If you’ve got a talent for science, a love for nature, and a desire to help improve the environment and public safety, a career as a Geologist might be perfect for you.
Geologists study earth materials and processes, including rocks, gasses, sediment, minerals, and fossil fuels. Their breadth of work can span from doing individual studies on the environmental impact from the construction of buildings to advising mining and energy companies on how to safely extract earth materials with minimal impact on the environment. Decision-makers ask advice from Geologists before starting on significant projects.
Balancing safety for humans with minimizing environmental impact is at the heart of every ethical Geologists’ job, with a heavy focus on conservation and sustainability.
Typical Duties and Responsibilities
- Collect and analyze surface soil samples
- Develop detailed project maps and reports according to project specifications
- Document and explain all findings and note any issues or concerns
- Collaborate with a team and subcontractors to ensure each phase of a project is complete
- Compile and present findings and recommendations to project management
Education and Background
This position requires a bachelor’s degree in geosciences, engineering, or geophysics. Employers often prefer candidates with Professional Geologist licensure.
Skills and Proficiencies
- Broad knowledge of federal, state, and local environmental regulations
- Experience with ecological surveying and reporting
- Knowledge of various sampling techniques and equipment
- Robust critical thinking and problem-solving skills
- Excellent written and communications skills
- Proficient in Microsoft Office and industry-related software
- Comfortable with fieldwork
According to Payscale the median annual salary of a Geologist with
1 Year of Experience:
- Orlando, Florida: $48,000
- Tampa, Florida: $49,000
- Jacksonville, Florida: $50,000
- Miami, Florida: $56,000
- Atlanta, Georgia: $60,000
- Chicago, Illinois: $65,000
- Houston, Texas: $55,000
- Los Angeles, California: $63,000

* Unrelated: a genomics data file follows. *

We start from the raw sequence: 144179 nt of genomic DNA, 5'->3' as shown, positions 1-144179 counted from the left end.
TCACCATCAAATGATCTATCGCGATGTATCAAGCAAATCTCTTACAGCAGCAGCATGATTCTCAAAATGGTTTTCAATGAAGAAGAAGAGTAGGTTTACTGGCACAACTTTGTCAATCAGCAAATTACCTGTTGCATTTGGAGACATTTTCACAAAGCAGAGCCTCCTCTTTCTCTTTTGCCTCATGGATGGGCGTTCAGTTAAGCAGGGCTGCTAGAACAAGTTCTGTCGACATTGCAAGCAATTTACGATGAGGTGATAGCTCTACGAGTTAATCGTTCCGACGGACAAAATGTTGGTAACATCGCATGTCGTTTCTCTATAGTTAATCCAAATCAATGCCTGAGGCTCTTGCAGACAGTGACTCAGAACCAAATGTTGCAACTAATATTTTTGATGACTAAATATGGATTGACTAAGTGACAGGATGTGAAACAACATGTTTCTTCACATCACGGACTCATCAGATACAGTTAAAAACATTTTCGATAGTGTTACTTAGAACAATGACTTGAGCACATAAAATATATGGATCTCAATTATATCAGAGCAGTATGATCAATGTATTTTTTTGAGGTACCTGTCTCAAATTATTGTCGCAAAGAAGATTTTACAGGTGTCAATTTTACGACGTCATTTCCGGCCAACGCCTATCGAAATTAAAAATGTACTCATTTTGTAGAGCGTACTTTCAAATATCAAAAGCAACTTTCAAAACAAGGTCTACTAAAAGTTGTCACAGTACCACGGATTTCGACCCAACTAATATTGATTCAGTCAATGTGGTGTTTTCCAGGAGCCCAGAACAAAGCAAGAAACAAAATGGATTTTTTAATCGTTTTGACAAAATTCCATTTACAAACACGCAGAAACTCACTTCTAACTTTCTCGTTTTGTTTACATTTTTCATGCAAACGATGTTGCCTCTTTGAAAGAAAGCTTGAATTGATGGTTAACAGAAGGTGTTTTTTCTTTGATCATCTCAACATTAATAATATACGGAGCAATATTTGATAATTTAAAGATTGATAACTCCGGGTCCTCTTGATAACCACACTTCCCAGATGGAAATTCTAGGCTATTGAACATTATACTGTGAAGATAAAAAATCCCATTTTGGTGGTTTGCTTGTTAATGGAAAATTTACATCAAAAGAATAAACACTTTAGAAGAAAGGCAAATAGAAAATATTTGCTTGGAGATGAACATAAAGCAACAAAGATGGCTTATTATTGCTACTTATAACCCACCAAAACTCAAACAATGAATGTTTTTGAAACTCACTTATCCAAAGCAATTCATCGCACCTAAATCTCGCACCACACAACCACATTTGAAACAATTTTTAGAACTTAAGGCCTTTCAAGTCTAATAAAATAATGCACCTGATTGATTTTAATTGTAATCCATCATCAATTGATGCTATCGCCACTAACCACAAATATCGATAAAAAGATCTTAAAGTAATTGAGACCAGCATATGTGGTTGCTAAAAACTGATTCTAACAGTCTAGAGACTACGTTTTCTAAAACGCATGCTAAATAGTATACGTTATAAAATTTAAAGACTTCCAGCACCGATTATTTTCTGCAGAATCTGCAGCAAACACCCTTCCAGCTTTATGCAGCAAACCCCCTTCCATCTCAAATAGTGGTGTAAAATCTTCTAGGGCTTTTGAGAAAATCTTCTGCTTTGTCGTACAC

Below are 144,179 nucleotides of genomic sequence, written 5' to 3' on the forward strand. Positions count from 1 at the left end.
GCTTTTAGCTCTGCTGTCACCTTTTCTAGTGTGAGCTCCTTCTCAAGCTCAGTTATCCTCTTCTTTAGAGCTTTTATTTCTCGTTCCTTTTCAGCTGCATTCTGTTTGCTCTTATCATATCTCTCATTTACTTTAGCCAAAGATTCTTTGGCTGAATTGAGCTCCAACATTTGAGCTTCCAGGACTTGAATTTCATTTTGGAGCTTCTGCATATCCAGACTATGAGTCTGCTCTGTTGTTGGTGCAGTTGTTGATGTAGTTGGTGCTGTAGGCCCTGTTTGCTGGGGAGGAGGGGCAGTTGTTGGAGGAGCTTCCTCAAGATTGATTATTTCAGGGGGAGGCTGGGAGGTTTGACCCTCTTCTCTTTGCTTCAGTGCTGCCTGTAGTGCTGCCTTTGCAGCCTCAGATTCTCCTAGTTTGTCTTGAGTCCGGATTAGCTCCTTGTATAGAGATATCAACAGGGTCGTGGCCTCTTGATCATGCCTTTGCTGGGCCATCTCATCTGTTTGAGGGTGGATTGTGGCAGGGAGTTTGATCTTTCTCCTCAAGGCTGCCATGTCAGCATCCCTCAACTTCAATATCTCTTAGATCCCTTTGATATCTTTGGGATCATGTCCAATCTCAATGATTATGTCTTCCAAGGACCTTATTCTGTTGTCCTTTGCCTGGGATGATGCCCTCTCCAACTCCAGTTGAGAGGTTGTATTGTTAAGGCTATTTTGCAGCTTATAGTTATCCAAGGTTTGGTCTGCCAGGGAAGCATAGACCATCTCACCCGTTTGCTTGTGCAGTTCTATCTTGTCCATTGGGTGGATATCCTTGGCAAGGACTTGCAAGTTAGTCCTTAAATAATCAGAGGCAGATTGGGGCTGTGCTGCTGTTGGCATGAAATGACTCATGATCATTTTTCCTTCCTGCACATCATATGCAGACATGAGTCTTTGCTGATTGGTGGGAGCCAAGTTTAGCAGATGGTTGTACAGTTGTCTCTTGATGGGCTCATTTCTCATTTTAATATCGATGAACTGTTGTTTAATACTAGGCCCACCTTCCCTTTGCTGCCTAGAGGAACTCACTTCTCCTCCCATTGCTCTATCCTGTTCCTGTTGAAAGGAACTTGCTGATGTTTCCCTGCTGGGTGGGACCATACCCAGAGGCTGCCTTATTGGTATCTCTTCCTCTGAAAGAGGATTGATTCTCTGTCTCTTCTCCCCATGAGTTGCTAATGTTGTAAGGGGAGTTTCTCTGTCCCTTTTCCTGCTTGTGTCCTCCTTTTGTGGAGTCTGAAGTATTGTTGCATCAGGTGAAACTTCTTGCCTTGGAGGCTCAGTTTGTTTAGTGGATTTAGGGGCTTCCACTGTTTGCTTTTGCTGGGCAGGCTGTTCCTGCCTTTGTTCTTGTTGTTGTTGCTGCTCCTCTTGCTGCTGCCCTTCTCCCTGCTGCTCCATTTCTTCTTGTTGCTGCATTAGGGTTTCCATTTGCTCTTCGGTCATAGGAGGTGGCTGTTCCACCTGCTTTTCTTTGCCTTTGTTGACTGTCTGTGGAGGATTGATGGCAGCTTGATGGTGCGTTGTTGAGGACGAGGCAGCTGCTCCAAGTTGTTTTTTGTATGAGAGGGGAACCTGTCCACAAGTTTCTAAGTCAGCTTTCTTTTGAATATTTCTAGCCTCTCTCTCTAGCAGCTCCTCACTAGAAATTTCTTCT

- New York City, New York: $67,000
- Seattle, Washington: $65,000
- Overall: $54,000
5 Years of Experience:
- Orlando, Florida: $72,000
- Tampa, Florida: $69,000
- Jacksonville, Florida: $70,000
- Miami, Florida: $68,000
- Atlanta, Georgia: $75,000
- Chicago, Illinois: $78,000
- Houston, Texas: $75,000
- Los Angeles, California: $85,000
- New York City, New York: $88,000
- Seattle, Washington: $75,000
- Overall: $77,000
Similar Job Titles
- Geological Engineer
- Environmental Scientist
- Restoration Technician
- Soil Technician
The path to becoming a Geologist typically starts with earning a bachelor’s degree in geosciences, engineering, geophysics, or a related field. Beyond that, employers prefer job applicants who obtain Professional Geologist licensure.
Geologists will be expected to make important recommendations on how to balance growing environmental concerns with the ever-increasing demands placed on the environment by population growth. The need for energy, environmental protection, and responsible land and resource management should spur demand for geoscientists.
According to the U.S. Bureau of Labor Statistics, the job market for Geoscientists should experience six percent growth through 2028, about an average increase across all occupations.
The typical work hours for a Geologist are from 9 a.m. to 5 p.m. Monday through Friday, typically in an office setting or in the field.
Where You Can Find Jobs
Are You Interested in Becoming a Geologist?
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